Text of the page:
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Religious ritual and poetic devotion: Ovid’s representation of religion in Tr. and Pont.

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Chapter Summary

This chapter addresses the extent to which the picture of Augustus as an actual god with divine powers, devoted worshippers, and his own sacred rites provides commentary on what historians of religion have recognized as the highly visible presence of the princeps at the center of the city's religious discourse. It considers the more general problem of reading religion, that is, the difficulty of analyzing cult practice in literature. Then, it attempts to situate the often slippery details of the poets devotion to Augustus as the all-powerful god within their literary-historical context. This analysis focuses in particular on emperor worship in order to pursue recent scholarship that explores the relationship of literature to religion and vice versa. Ovid provides the fullest expression of the veneration of the princeps towards the end of the exilic corpus in a poem written after the death and state-sanctioned deification of Augustus, ex Ponto 4.9.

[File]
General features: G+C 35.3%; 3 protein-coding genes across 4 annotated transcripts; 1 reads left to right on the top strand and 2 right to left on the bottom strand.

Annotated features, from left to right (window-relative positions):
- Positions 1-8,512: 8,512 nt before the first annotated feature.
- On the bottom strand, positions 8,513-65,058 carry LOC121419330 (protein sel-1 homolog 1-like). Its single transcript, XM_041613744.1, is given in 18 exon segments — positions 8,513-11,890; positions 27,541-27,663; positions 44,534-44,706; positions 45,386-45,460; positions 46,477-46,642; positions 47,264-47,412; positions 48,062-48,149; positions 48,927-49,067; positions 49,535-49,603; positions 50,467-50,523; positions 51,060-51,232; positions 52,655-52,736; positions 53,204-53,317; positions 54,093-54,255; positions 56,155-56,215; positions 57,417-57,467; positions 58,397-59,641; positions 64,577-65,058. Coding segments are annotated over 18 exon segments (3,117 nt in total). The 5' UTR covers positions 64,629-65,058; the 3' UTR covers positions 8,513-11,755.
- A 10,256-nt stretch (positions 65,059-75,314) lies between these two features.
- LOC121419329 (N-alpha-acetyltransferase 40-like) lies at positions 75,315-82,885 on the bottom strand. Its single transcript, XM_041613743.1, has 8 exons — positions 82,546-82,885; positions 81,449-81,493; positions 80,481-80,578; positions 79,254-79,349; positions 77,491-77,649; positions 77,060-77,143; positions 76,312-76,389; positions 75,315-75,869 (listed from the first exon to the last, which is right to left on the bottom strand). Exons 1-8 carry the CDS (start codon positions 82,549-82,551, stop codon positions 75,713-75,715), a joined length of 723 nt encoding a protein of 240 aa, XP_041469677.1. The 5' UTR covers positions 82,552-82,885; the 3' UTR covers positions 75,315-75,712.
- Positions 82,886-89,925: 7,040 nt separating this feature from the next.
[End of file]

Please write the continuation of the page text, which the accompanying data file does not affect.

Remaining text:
Keywords: cult practice; deification of Augustus; emperor worship; exilic collection; Ovid; religious ritual



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